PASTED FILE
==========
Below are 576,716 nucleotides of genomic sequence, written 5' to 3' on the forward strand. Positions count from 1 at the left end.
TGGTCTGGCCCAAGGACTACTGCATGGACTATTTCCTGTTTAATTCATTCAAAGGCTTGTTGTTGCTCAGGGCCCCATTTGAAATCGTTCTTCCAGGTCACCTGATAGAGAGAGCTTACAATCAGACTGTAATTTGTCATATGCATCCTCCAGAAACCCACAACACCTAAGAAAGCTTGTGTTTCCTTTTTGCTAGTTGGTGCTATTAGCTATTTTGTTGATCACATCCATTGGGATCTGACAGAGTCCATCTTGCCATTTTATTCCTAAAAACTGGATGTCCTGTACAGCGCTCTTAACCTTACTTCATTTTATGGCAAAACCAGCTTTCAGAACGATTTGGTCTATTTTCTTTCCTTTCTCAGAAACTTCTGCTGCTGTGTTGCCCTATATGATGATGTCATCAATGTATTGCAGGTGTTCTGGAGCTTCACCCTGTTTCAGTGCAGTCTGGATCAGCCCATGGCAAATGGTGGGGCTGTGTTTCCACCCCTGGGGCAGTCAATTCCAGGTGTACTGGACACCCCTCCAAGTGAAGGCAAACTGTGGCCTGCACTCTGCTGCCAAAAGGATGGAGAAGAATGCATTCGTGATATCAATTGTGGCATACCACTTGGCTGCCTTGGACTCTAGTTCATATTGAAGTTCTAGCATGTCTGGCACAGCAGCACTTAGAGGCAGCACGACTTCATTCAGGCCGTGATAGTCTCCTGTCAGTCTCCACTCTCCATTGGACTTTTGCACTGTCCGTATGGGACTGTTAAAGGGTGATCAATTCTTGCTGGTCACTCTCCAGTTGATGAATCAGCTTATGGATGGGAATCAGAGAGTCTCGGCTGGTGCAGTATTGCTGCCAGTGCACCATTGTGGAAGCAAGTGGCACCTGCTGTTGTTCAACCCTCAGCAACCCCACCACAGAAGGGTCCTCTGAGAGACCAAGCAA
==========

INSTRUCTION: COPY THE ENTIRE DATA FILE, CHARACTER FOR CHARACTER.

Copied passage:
Below are 576,716 nucleotides of genomic sequence, written 5' to 3' on the forward strand. Positions count from 1 at the left end.
TGGTCTGGCCCAAGGACTACTGCATGGACTATTTCCTGTTTAATTCATTCAAAGGCTTGTTGTTGCTCAGGGCCCCATTTGAAATCGTTCTTCCAGGTCACCTGATAGAGAGAGCTTACAATCAGACTGTAATTTGTCATATGCATCCTCCAGAAACCCACAACACCTAAGAAAGCTTGTGTTTCCTTTTTGCTAGTTGGTGCTATTAGCTATTTTGTTGATCACATCCATTGGGATCTGACAGAGTCCATCTTGCCATTTTATTCCTAAAAACTGGATGTCCTGTACAGCGCTCTTAACCTTACTTCATTTTATGGCAAAACCAGCTTTCAGAACGATTTGGTCTATTTTCTTTCCTTTCTCAGAAACTTCTGCTGCTGTGTTGCCCTATATGATGATGTCATCAATGTATTGCAGGTGTTCTGGAGCTTCACCCTGTTTCAGTGCAGTCTGGATCAGCCCATGGCAAATGGTGGGGCTGTGTTTCCACCCCTGGGGCAGTCAATTCCAGGTGTACTGGACACCCCTCCAAGTGAAGGCAAACTGTGGCCTGCACTCTGCTGCCAAAAGGATGGAGAAGAATGCATTCGTGATATCAATTGTGGCATACCACTTGGCTGCCTTGGACTCTAGTTCATATTGAAGTTCTAGCATGTCTGGCACAGCAGCACTTAGAGGCAGCACGACTTCATTCAGGCCGTGATAGTCTCCTGTCAGTCTCCACTCTCCATTGGACTTTTGCACTGTCCGTATGGGACTGTTAAAGGGTGATCAATTCTTGCTGGTCACTCTCCAGTTGATGAATCAGCTTATGGATGGGAATCAGAGAGTCTCGGCTGGTGCAGTATTGCTGCCAGTGCACCATTGTGGAAGCAAGTGGCACCTGCTGTTGTTCAACCCTCAGCAACCCCACCACAGAAGGGTCCTCTGAGAGACCAAGCAA